The Discovery of America by Christopher Columbus (1959)

The Discovery of America by Christopher Columbus (1959)

This Discovery of America by Christopher Columbus is considered to be one of Dali’s masterworks that he worked on between 1958 and 1959 and was his largest painting up to that point (Cardona & Carter). He takes the known history of how America was discovered and gives it an almost dreamlike quality. Columbus, or “the dreamer” in this painting, is wrapped in a white, flowing robe, and he appears to be a young boy as opposed to the middle-aged sailor we are familiar with. He is also surrounded by divine beings in the scene. Dali symbolically portrays Columbus, in the painting, as the harbinger of Christianity to the New World by painting him at the moment just before he takes his first steps on the New Land.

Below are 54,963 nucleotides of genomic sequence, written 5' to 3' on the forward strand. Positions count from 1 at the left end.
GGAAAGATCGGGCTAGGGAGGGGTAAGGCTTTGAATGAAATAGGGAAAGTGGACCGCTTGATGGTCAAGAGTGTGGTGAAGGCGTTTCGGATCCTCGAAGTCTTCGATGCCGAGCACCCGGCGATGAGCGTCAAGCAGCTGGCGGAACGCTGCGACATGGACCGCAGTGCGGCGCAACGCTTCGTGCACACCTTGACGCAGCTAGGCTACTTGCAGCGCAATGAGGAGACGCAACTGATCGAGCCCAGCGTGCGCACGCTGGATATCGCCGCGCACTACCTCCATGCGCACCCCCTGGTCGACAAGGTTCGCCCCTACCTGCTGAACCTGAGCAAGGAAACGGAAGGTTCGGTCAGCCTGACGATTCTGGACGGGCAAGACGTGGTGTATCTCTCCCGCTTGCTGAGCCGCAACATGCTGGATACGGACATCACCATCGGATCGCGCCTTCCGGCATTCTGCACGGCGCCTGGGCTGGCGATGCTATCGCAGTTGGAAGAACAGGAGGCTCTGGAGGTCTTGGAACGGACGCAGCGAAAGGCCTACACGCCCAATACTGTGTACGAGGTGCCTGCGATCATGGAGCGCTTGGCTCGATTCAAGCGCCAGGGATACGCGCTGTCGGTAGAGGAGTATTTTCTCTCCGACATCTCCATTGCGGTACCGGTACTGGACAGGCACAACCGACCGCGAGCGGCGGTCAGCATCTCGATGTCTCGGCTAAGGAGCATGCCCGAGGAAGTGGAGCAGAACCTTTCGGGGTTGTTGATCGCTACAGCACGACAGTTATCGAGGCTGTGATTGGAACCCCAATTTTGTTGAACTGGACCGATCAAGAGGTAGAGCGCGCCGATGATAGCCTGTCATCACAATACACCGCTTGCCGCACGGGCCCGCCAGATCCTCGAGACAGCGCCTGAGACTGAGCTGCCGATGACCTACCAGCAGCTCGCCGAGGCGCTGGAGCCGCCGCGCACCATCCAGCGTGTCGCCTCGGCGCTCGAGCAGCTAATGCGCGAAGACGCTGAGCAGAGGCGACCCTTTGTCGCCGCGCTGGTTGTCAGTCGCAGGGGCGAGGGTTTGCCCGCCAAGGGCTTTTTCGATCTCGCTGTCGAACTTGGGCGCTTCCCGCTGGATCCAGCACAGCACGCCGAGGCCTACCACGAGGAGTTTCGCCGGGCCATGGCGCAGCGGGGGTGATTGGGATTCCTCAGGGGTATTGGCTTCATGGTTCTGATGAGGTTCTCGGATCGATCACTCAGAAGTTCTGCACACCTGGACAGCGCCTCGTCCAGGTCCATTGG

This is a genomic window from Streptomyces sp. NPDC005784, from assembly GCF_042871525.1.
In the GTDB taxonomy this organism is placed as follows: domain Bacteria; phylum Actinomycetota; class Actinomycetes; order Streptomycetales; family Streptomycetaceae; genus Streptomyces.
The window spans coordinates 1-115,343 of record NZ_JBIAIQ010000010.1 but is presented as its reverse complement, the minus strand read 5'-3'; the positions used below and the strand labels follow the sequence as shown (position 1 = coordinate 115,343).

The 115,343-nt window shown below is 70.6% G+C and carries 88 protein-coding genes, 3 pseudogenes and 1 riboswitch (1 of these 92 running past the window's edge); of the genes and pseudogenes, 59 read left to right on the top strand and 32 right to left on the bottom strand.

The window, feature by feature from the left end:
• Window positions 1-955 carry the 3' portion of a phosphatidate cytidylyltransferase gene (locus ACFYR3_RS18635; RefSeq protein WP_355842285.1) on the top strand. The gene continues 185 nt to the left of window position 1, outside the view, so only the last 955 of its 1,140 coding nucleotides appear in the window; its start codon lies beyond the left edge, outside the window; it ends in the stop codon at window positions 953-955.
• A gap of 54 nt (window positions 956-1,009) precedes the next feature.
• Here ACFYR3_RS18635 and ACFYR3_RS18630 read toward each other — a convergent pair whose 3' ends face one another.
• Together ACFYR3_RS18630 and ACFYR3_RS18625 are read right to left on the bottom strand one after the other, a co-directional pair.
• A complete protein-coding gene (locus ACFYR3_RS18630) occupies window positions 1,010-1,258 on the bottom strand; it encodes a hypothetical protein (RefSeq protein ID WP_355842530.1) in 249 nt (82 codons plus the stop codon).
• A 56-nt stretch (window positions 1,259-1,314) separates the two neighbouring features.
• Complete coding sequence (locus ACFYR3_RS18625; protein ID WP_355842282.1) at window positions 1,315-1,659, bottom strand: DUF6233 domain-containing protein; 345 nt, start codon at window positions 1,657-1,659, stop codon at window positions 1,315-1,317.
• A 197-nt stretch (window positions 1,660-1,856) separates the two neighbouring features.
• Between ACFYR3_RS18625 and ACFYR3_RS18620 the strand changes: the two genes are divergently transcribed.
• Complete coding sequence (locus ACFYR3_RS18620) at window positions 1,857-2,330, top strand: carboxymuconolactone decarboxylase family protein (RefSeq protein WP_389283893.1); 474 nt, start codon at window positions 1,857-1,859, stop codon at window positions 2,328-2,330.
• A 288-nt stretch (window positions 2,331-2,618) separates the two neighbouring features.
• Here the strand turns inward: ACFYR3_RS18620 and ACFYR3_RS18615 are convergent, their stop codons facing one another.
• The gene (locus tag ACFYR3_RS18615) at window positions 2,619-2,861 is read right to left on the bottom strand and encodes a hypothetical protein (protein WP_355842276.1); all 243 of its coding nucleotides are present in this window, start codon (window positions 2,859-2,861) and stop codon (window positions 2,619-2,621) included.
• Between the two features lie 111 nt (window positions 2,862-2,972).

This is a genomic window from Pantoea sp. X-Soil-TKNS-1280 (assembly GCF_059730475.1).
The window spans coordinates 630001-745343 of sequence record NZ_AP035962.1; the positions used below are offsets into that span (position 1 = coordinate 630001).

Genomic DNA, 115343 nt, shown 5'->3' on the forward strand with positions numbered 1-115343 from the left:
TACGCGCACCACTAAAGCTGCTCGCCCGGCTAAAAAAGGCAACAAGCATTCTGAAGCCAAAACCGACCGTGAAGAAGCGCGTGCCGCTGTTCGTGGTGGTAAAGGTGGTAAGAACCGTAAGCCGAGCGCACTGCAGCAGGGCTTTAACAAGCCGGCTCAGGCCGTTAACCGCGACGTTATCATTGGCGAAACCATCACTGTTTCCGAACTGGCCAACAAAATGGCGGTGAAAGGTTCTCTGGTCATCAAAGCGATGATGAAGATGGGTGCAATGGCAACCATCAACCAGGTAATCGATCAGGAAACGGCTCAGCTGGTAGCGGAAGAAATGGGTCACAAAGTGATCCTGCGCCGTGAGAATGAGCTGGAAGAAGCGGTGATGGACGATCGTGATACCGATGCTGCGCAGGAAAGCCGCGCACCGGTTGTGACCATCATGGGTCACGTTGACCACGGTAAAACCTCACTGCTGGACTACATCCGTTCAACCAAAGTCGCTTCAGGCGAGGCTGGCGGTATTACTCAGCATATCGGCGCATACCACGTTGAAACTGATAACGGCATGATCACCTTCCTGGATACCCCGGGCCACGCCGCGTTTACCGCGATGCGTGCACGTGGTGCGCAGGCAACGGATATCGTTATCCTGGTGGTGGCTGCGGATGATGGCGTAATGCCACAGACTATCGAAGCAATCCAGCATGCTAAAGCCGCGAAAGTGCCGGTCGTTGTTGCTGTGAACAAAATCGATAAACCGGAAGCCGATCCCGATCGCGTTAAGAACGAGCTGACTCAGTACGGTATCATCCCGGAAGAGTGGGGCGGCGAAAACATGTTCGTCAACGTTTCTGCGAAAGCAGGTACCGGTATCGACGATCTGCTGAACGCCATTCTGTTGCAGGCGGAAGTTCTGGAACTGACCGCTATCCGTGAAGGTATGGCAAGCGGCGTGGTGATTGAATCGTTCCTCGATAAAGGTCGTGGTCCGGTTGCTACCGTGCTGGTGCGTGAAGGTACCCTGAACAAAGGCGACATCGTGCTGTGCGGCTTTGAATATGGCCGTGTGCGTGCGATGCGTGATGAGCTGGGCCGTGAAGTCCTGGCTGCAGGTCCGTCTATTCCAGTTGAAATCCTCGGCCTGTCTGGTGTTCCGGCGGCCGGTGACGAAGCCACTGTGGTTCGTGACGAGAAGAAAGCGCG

Dali incorporated himself into the painting as a monk holding a crucifix, and Columbus is holding a banner with the face of Gala, his wife, as the Virgin Mary. The ship and all that is behind Columbus is surrounded by the clouds. One can see the waves from the ocean, but they seem to be overcome by the clouds. The swirl of clouds at the center of the top of the painting appears to be the source of the “divine” part of the painting. It seems vortex-like, yet calm at the same time, and the blue and white colors create a sense of unity throughout the painting.

Columbus is important to Dali because at the time, people believed that Columbus was Catalonian, not Italian, and Dali comes from Catalonia in Figueres, Spain. The lower left figure is that of the Catalan Saint Narciso. The painting is also influenced by the Spanish painter Diego Velázquez in terms of theme and color. Velázquez also influenced Dali when it came to his moustache.

Photo courtesy of Wikipedia


November 20, 2012. Uncategorized.

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